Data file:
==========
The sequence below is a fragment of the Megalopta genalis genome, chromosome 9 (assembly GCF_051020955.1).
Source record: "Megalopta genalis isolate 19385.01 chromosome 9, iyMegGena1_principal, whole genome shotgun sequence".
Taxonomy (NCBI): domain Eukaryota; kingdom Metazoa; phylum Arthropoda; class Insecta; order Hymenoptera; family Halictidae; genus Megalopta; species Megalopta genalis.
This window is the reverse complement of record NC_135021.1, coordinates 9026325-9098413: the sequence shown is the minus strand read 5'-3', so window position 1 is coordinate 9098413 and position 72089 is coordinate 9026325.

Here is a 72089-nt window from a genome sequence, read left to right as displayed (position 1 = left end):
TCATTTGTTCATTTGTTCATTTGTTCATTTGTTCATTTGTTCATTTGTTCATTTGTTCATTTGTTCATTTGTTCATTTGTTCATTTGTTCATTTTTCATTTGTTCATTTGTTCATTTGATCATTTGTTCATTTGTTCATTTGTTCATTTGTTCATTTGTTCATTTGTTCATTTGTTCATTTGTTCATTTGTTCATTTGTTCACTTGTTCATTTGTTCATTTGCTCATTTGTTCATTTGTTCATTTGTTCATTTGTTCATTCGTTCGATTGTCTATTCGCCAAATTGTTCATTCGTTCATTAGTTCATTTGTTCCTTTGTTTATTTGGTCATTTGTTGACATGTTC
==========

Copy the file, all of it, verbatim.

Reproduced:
The sequence below is a fragment of the Megalopta genalis genome, chromosome 9 (assembly GCF_051020955.1).
Source record: "Megalopta genalis isolate 19385.01 chromosome 9, iyMegGena1_principal, whole genome shotgun sequence".
Taxonomy (NCBI): domain Eukaryota; kingdom Metazoa; phylum Arthropoda; class Insecta; order Hymenoptera; family Halictidae; genus Megalopta; species Megalopta genalis.
This window is the reverse complement of record NC_135021.1, coordinates 9026325-9098413: the sequence shown is the minus strand read 5'-3', so window position 1 is coordinate 9098413 and position 72089 is coordinate 9026325.

Here is a 72089-nt window from a genome sequence, read left to right as displayed (position 1 = left end):
TCATTTGTTCATTTGTTCATTTGTTCATTTGTTCATTTGTTCATTTGTTCATTTGTTCATTTGTTCATTTGTTCATTTGTTCATTTGTTCATTTTTCATTTGTTCATTTGTTCATTTGATCATTTGTTCATTTGTTCATTTGTTCATTTGTTCATTTGTTCATTTGTTCATTTGTTCATTTGTTCATTTGTTCATTTGTTCACTTGTTCATTTGTTCATTTGCTCATTTGTTCATTTGTTCATTTGTTCATTTGTTCATTCGTTCGATTGTCTATTCGCCAAATTGTTCATTCGTTCATTAGTTCATTTGTTCCTTTGTTTATTTGGTCATTTGTTGACATGTTC